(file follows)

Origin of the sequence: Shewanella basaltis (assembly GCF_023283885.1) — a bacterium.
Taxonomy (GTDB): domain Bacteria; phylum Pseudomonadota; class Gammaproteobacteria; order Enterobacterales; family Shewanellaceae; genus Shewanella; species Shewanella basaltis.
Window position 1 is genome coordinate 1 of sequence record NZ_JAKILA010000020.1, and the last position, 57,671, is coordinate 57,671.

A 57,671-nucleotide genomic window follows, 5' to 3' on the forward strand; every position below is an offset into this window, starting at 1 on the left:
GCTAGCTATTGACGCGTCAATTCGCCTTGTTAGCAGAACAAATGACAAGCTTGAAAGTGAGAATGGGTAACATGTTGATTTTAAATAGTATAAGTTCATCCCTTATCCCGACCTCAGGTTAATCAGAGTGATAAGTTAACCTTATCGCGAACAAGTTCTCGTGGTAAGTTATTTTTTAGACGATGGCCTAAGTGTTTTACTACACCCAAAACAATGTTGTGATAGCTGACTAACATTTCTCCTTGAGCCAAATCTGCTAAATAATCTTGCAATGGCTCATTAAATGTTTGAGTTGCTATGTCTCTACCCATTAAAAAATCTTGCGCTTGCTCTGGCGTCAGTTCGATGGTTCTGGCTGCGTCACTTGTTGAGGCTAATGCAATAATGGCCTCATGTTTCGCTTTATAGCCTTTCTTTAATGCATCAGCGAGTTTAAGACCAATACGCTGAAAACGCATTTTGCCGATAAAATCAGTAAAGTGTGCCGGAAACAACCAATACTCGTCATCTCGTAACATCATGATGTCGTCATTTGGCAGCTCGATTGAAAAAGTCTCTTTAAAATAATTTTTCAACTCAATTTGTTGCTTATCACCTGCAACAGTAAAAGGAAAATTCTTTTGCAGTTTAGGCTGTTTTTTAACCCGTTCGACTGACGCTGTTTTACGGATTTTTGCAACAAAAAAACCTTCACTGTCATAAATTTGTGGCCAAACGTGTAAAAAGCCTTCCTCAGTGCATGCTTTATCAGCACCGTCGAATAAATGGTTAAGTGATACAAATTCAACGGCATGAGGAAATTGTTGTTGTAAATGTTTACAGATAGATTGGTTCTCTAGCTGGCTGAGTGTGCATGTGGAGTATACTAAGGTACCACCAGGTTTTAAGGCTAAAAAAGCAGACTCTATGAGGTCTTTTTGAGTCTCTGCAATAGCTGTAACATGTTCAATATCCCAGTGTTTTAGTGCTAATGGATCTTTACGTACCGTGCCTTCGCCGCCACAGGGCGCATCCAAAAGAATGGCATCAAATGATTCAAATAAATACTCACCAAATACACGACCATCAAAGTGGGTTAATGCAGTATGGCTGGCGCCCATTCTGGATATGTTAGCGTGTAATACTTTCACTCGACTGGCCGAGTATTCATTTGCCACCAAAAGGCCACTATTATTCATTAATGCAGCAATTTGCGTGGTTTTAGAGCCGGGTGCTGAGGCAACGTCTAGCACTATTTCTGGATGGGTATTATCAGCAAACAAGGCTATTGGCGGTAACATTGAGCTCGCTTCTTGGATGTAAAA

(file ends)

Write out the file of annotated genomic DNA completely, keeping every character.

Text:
Origin of the sequence: Shewanella basaltis (assembly GCF_023283885.1) — a bacterium.
Taxonomy (GTDB): domain Bacteria; phylum Pseudomonadota; class Gammaproteobacteria; order Enterobacterales; family Shewanellaceae; genus Shewanella; species Shewanella basaltis.
Window position 1 is genome coordinate 1 of sequence record NZ_JAKILA010000020.1, and the last position, 57,671, is coordinate 57,671.

A 57,671-nucleotide genomic window follows, 5' to 3' on the forward strand; every position below is an offset into this window, starting at 1 on the left:
GCTAGCTATTGACGCGTCAATTCGCCTTGTTAGCAGAACAAATGACAAGCTTGAAAGTGAGAATGGGTAACATGTTGATTTTAAATAGTATAAGTTCATCCCTTATCCCGACCTCAGGTTAATCAGAGTGATAAGTTAACCTTATCGCGAACAAGTTCTCGTGGTAAGTTATTTTTTAGACGATGGCCTAAGTGTTTTACTACACCCAAAACAATGTTGTGATAGCTGACTAACATTTCTCCTTGAGCCAAATCTGCTAAATAATCTTGCAATGGCTCATTAAATGTTTGAGTTGCTATGTCTCTACCCATTAAAAAATCTTGCGCTTGCTCTGGCGTCAGTTCGATGGTTCTGGCTGCGTCACTTGTTGAGGCTAATGCAATAATGGCCTCATGTTTCGCTTTATAGCCTTTCTTTAATGCATCAGCGAGTTTAAGACCAATACGCTGAAAACGCATTTTGCCGATAAAATCAGTAAAGTGTGCCGGAAACAACCAATACTCGTCATCTCGTAACATCATGATGTCGTCATTTGGCAGCTCGATTGAAAAAGTCTCTTTAAAATAATTTTTCAACTCAATTTGTTGCTTATCACCTGCAACAGTAAAAGGAAAATTCTTTTGCAGTTTAGGCTGTTTTTTAACCCGTTCGACTGACGCTGTTTTACGGATTTTTGCAACAAAAAAACCTTCACTGTCATAAATTTGTGGCCAAACGTGTAAAAAGCCTTCCTCAGTGCATGCTTTATCAGCACCGTCGAATAAATGGTTAAGTGATACAAATTCAACGGCATGAGGAAATTGTTGTTGTAAATGTTTACAGATAGATTGGTTCTCTAGCTGGCTGAGTGTGCATGTGGAGTATACTAAGGTACCACCAGGTTTTAAGGCTAAAAAAGCAGACTCTATGAGGTCTTTTTGAGTCTCTGCAATAGCTGTAACATGTTCAATATCCCAGTGTTTTAGTGCTAATGGATCTTTACGTACCGTGCCTTCGCCGCCACAGGGCGCATCCAAAAGAATGGCATCAAATGATTCAAATAAATACTCACCAAATACACGACCATCAAAGTGGGTTAATGCAGTATGGCTGGCGCCCATTCTGGATATGTTAGCGTGTAATACTTTCACTCGACTGGCCGAGTATTCATTTGCCACCAAAAGGCCACTATTATTCATTAATGCAGCAATTTGCGTGGTTTTAGAGCCGGGTGCTGAGGCAACGTCTAGCACTATTTCTGGATGGGTATTATCAGCAAACAAGGCTATTGGCGGTAACATTGAGCTCGCTTCTTGGATGTAAAA